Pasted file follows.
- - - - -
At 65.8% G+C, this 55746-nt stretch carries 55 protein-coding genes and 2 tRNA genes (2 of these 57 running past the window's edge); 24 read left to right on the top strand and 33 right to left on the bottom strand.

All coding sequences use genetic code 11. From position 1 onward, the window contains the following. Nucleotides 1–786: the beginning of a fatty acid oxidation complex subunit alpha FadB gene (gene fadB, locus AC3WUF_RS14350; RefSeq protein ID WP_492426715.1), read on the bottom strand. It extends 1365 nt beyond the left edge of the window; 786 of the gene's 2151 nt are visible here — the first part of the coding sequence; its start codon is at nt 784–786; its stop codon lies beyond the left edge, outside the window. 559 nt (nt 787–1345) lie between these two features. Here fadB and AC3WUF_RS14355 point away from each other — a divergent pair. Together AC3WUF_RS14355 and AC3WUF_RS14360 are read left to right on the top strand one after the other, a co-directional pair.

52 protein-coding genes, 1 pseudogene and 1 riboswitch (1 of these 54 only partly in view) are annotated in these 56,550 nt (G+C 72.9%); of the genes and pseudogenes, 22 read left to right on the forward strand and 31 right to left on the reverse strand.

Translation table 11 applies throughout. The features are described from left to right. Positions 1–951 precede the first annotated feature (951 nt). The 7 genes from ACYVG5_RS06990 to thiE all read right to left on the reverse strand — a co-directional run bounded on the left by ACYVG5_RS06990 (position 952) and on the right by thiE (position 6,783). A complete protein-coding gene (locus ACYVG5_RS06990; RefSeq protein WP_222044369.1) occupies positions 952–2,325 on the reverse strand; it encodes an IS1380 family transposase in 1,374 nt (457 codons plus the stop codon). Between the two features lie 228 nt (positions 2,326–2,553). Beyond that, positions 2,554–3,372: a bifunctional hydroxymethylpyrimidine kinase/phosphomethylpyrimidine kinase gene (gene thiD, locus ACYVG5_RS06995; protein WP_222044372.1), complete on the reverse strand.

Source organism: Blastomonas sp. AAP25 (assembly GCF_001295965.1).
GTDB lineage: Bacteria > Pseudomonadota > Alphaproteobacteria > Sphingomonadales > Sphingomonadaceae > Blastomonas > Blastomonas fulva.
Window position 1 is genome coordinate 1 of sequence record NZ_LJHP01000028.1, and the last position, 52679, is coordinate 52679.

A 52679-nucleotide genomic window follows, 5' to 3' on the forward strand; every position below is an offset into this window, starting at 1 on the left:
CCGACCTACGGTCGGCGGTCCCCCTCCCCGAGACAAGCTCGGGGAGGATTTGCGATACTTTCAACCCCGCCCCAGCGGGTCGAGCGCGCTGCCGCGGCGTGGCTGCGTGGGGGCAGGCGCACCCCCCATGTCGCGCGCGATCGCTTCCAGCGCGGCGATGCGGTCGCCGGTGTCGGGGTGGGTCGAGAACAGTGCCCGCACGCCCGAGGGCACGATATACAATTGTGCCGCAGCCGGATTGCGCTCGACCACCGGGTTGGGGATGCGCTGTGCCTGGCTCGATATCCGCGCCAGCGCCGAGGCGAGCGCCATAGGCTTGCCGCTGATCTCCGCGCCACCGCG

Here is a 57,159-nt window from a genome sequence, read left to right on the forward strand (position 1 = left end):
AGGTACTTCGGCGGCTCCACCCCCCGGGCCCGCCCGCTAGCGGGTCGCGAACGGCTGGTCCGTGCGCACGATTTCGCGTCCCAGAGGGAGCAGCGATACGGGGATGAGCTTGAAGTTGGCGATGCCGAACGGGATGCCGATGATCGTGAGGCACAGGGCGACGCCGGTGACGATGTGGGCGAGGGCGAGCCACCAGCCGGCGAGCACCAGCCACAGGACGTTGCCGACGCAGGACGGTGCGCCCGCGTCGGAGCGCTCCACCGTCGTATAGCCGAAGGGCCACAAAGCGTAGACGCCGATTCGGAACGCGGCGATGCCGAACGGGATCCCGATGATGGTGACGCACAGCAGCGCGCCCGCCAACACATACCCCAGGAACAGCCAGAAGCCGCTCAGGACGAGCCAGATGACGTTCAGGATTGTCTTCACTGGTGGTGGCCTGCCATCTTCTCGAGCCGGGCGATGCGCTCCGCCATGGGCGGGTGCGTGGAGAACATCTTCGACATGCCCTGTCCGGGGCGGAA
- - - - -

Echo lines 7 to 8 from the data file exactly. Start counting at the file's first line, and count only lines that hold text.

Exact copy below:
Window position 1 is genome coordinate 1 of sequence record NZ_LJHP01000028.1, and the last position, 52679, is coordinate 52679.

A 52679-nucleotide genomic window follows, 5' to 3' on the forward strand; every position below is an offset into this window, starting at 1 on the left: